**And then that sneaky little issue of compatibility. Say a gardener finds one they really like and decides to just clone it. Maybe it blooms a lot but will it make seeds? I don't know. Self compatibility is definitely in my seeds but I'm positive it isn't universal. AND I'm pretty sure some might be compatible with just some particular other one(s).  Or in one direction but not the other. How the heck am I ever gonna figure that out? It would take huge amounts of grow outs, isolation and recording. No way I'm gonna do that so for now I'm just going on the assumption that a good number of different plants have to be grown each year.

O' well no matter, the project is still going way better than I ever expected and it's lots of fun so first things first is to clone those twenty next year and make my new more elite line of seed. Already anxious for 2022 when I can pant them and see what comes out of it.


« Last Edit: 2020-10-28, 01:23:43 AM by reed »

S.Simonsen

  • Full Member
  • *****
  • Posts: 95
  • Karma: 7
    • View Profile
    • Email
Re: Breeding Sweet Potatoes (turning them into a seed grown annual)
« Reply #237 on: 2020-10-28, 01:21:14 AM »
Your work is an invaluable example about how difficult (and rewarding) it can be to get over the hump of poor sexual fertility and local adaptation of any particular crop, especially staple crops. The idea of someone who has previously grown a few seed potatoes from the shops in compost (also from the shop usually) to grow a small percent of their calories can just scale up and grow more potatoes if they ever needed to live off them collides with the reality of trying to close the loop in food growing systems and reduce reliance on ongoing inputs. The issue of reliability is huge as well- a crop that gives huge yields nine years in a row then fails completely in the tenth year is going to be a timebomb if you are relying on it to survive. I climbed over that fertility barrier with Canna but it took a few years of dead ends and trial and error, but on the other side I have a huge diverse population that is much easier to work with. Potato is likely to be marginal in my climate as well, though I will keep playing with seed grown diploids. Anything with long lasting seeds is extra valuable in my book because you can save large amounts to use later, both for breeding work or to rapidly scale up production (essential to recover from major disasters). Most pre-industrial cultures seem to have had at least two major staple crops with complementary failure conditions (eg one fails in the wet, one fails in the dry) and a longer list of minor staples. I am still fishing around for my second major staple crop here.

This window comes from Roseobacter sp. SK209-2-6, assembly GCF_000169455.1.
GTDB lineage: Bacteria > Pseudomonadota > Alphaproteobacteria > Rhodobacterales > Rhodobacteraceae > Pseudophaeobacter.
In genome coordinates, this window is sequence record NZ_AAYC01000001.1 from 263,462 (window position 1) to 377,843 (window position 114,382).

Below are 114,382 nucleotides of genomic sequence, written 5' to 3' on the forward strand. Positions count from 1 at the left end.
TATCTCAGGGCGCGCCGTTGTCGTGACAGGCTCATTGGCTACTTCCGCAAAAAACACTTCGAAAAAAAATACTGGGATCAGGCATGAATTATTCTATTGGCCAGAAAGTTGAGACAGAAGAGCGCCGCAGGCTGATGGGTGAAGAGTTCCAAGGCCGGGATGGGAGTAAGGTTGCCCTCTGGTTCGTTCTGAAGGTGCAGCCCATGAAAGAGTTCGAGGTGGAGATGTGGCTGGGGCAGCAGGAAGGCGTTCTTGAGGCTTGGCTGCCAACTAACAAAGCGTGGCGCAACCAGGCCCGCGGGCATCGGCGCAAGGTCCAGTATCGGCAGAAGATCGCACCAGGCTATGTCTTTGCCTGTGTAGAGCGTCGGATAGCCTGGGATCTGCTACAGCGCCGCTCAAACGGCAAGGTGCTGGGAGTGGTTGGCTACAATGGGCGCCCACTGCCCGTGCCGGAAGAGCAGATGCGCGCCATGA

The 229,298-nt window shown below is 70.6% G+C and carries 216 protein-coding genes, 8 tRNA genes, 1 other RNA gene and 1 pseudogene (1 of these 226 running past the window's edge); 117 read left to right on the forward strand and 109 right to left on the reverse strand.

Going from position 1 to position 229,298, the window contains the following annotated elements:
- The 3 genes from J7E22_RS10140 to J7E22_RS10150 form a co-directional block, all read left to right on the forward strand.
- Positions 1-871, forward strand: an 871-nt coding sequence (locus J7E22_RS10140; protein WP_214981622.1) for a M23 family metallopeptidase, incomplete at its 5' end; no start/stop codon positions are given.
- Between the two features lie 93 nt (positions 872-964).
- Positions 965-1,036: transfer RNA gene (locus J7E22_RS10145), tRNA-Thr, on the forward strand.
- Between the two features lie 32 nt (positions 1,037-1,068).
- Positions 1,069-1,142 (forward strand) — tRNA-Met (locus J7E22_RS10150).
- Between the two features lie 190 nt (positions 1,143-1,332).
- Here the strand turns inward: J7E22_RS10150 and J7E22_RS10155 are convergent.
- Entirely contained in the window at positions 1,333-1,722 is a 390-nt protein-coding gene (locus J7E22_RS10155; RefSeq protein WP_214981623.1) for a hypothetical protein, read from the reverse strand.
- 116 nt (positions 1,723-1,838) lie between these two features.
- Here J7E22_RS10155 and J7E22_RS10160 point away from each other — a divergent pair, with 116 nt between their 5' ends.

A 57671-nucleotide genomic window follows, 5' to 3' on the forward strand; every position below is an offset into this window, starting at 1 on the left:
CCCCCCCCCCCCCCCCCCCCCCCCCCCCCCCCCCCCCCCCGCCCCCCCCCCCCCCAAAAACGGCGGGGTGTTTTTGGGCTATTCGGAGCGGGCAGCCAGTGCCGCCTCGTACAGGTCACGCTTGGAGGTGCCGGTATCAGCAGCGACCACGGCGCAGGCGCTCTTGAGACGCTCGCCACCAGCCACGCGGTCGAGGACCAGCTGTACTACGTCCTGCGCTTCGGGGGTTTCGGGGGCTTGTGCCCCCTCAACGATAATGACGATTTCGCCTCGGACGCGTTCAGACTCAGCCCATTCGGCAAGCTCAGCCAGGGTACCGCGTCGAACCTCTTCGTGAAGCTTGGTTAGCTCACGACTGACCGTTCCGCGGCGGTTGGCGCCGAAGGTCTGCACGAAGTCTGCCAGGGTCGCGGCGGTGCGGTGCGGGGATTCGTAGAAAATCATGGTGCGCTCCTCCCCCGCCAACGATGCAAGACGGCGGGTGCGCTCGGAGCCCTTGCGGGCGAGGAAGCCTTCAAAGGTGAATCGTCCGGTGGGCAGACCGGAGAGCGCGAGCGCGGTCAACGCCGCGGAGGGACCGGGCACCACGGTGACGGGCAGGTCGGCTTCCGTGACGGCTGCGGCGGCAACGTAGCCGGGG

Chris Morrison

  • Full Member
  • *****
  • Posts: 96
  • Karma: 3
    • View Profile
    • Email
Re: Breeding Sweet Potatoes (turning them into a seed grown annual)
« Reply #238 on: 2020-10-28, 04:25:54 AM »
The point for me is really, scarification is easy, so why ignore  that?
Simple to learn how, and see what nature provides,
My guess is the 'hard nuts' (like everything in life), are the HARD NUTS!
We will see, never been a fan of Easy Street, sorry.

reed

  • Full Member
  • *****
  • Posts: 676
  • Karma: 41
  • Narrow Ridge above the Ohio River zone 6a
    • View Profile
Re: Breeding Sweet Potatoes (turning them into a seed grown annual)
« Reply #239 on: 2020-10-28, 06:04:22 AM »
The point for me is really, scarification is easy, so why ignore  that?
Simple to learn how, and see what nature provides,
My guess is the 'hard nuts' (like everything in life), are the HARD NUTS!
We will see, never been a fan of Easy Street, sorry.

Well, I have to admit your wearing me down some.

Still I need a reason to think the harder ones some how have better genes. Do you think they might produce better? Be more cold or disease tolerant?

Another experiment that might be fun I reckon. Except a problem is ya can't tell by looking which would sprout easy and which one wouldn't so you would be scarifying them all and if the easy ones are some how inferior (which I don't buy) they would still be contributing pollen to the next generation.

My only guess so far and on very scant evidence is that the slightly larger, sometimes lighter colored seeds are the ones that sprout easier. They also tend to come from the plants that make comparatively fewer but still plenty of seeds. Those plants also tend more often to have nicer roots although also larger vines, which I don't like. Again very scant evidence, just some non scientific observation but maybe easy enough to test. Just sort some seeds and plant the larger, lighter in one pot and smaller, darker in another. 
« Last Edit: 2020-10-28, 07:07:15 AM by reed »